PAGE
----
Given that China’s consumption will give them more negotiation power in the world’s power market, it may be a good time to buck our trend of a mere 2.5% energy efficiency increase per year.

Frank Holmes at Wall Street Pit:

While most, if not all, had predicted China would become the world’s largest energy user, many didn’t think it was going to happen for another five years. China’s rise to the top can largely be attributed to a decline in energy usage in the U.S. China’s 2009 energy usage was below that of the U.S. from 2004-2008, before the financial crisis.

In fact, just ten years ago China’s energy consumption was less than half that of the U.S., according to the Wall Street Journal. The U.S. remains the biggest energy consumer on a per capita basis, the IEA economist said, consuming three times more per citizen than China. The U.S. also consumes more than twice the amount of oil that China does in a day.

But like most things with China, that statistic won’t last long. The IEA reported in last year’s World Energy Outlook that China and India will represent more than half of all incremental demand increases by 2030.

Well aware of the global politics of energy, the Chinese government was quick to dismiss the story as an overestimation by the IEA. Probably not the last time we’ll see modesty from Beijing as the country continues to put “world’s largest” in front of more and more resources.

Paul Denlinger at Forbes:

This is why the Chinese government has chosen to invest in developing new green energy technology.

The country is very fortunate in that most of the discovered deposits of rare earths used in the development of new technologies are found in China. While these deposits are very valuable, up until recently, the industry has not been regulated much by the Chinese central government. But now that Beijing is aware of their importance and value, it has come under much closer scrutiny. For one, Beijing wants to consolidate the industry and lower energy waste and environmental damage. (Ironically, the rare earth mining business is one of the most energy-wasteful and highly polluting industries around. Think Chinese coal mining with acid.)

At the same time, Beijing wants to cut back rare earth exports to the rest of the world, instead encouraging domestic production into wind and solar products for export around the world. With patents on the new technology used in manufacturing, China would control the intellectual property and licensing on the products that would be used all over the world. If Beijing is able to do this, it would control the next generation of energy products used by the world for the next century.

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Filed under China, Energy

The Punch Seen Round The Internets

Max Read at Gawker:

If you’re a police officer, how do you handle an angry confrontation with a 17-year-old girl who you’ve stopped for jaywalking? One thing you maybe shouldn’t do is punch her in the head. Which is what one Seattle cop did.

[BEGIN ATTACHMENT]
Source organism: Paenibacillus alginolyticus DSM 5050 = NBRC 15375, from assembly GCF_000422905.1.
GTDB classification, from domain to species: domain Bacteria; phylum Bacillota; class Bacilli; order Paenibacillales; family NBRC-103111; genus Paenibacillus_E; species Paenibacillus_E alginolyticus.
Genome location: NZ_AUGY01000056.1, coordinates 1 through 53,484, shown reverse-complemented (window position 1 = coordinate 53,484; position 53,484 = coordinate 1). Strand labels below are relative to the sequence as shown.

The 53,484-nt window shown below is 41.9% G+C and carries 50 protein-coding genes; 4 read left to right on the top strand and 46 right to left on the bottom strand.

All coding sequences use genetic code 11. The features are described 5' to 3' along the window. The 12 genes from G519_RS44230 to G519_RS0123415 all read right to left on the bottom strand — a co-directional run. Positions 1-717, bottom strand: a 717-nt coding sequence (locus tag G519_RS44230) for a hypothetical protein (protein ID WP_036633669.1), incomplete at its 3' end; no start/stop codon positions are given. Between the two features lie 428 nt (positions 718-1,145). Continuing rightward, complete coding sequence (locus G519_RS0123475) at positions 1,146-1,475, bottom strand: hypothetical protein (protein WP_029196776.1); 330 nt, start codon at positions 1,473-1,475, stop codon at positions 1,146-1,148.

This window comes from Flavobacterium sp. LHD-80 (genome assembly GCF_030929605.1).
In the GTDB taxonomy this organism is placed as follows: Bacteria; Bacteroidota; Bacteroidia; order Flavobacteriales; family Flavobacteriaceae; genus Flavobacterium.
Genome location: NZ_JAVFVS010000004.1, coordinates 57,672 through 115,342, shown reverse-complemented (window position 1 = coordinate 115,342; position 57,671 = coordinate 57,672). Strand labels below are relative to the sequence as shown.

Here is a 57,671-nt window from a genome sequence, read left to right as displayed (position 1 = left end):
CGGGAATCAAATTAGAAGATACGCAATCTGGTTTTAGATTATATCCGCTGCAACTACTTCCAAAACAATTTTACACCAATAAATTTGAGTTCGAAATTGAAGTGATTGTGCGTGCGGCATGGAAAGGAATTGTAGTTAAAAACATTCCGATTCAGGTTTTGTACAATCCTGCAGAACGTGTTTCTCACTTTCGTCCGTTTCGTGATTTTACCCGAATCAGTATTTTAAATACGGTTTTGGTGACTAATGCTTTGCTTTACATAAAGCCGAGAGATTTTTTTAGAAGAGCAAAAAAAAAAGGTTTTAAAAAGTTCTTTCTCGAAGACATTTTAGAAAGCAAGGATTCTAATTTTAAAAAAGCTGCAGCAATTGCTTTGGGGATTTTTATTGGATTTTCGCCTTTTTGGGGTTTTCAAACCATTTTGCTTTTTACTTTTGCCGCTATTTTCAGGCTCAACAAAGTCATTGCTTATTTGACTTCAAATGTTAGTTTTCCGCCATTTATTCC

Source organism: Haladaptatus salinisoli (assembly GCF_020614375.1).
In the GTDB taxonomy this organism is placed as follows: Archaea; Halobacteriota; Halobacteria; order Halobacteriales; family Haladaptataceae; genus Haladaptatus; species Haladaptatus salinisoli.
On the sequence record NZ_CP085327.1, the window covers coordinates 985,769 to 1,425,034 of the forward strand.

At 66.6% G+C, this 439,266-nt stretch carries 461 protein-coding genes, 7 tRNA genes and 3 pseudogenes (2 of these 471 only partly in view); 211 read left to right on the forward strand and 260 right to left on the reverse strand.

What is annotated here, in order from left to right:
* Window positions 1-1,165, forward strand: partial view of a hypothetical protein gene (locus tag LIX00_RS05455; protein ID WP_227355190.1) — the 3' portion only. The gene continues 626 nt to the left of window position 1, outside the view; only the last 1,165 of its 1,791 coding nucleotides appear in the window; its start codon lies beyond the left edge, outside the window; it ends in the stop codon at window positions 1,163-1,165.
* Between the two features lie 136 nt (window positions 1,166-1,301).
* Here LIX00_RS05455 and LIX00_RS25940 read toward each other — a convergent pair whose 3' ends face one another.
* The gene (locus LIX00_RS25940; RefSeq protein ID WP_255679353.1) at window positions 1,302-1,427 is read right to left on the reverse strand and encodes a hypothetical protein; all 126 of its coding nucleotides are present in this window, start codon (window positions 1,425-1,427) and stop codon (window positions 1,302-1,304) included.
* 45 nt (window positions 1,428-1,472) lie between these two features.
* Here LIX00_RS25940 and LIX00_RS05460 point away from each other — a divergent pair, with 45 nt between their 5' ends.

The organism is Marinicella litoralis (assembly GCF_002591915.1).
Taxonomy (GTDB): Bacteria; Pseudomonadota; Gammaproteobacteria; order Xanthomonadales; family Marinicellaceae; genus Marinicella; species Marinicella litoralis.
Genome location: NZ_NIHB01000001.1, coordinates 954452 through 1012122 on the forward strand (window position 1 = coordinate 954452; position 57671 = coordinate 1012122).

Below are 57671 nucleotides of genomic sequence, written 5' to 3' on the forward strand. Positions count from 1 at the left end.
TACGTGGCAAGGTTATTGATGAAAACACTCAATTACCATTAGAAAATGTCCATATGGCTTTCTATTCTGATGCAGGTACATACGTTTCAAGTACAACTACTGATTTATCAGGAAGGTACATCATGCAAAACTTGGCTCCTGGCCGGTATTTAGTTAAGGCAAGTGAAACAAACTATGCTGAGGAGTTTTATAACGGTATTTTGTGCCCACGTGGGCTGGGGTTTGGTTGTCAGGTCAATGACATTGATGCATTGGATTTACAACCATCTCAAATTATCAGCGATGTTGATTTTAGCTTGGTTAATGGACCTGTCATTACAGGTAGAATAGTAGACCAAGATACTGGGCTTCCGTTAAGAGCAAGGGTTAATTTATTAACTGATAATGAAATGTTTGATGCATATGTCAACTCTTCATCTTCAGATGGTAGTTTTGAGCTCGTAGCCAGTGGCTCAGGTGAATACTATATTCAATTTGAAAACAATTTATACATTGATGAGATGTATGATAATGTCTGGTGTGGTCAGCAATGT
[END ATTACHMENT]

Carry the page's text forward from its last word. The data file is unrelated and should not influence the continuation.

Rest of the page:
On Monday, a police officer patrolling south Seattle caught a group of young women committing the serious offense of jaywalking. He asked them over to his patrol car, at which point they became “verbally antagonistic.” One girl tried to walk away, and the officer grabbed her to escort her back to his patrol car; the other girl then attempted to separate the office and the girl. So the officer punched her.

Sounds like a totally normal, everyday interaction with the police, right?

Radley Balko:

Both women are overreacting here. Obviously the cop is as well. Make up your own mind about whether the punch was warranted. I think you could make a case that by the time the punch was thrown, the cop justifiably felt he was losing control of the situation. (And hey, at least he didn’t use his Taser.) Seems to me that the mistake came earlier: This started as a jaywalking citation. Was it it really so important that the woman get a jaywalking fine that she needed to be chased down and thrown against the patrol car? Even if she was trying to avoid the fine, seems like at some point you realize what’s at stake here (a single incident of someone undermining your authority to get away with a petty crime), and just let it go.

Weasel Zippers:

Female teenager assaults police officer in the line of duty

Pays with her face.

Chick had it coming.

More here.

UPDATE: Thanks to JCM for this link to an uncut version of the vid.

Frank James at NPR:

Because the young woman who pushed the officer is African-American and the officer white, the case has taken on the obligatory racial element, with some blacks saying race was an issue.

Who knows? Maybe it was, maybe it wasn’t. It could have just as easily been racial on her part as his.

What’s certain, however, is that it’s almost invariably a bad idea to lay one’s hands on a police officer. Nothing good can come from that.

Better to say, politely, “Yes, officer, you’re right. I was jaywalking. I’ll never, ever do it again.”

Yes, that’s called fibbing. But most reasonable people would probably agree that a small lie is better than having a police officer hit you with a hard right and then arrest you.

The Seattle Post-Intelligencer has plenty of details on the incident and the aftermath.

Joe Gandelman at Moderate Voice:

The problems here for Seattle’s police (no matter what emerges in the police’s investigations findings) are twofold.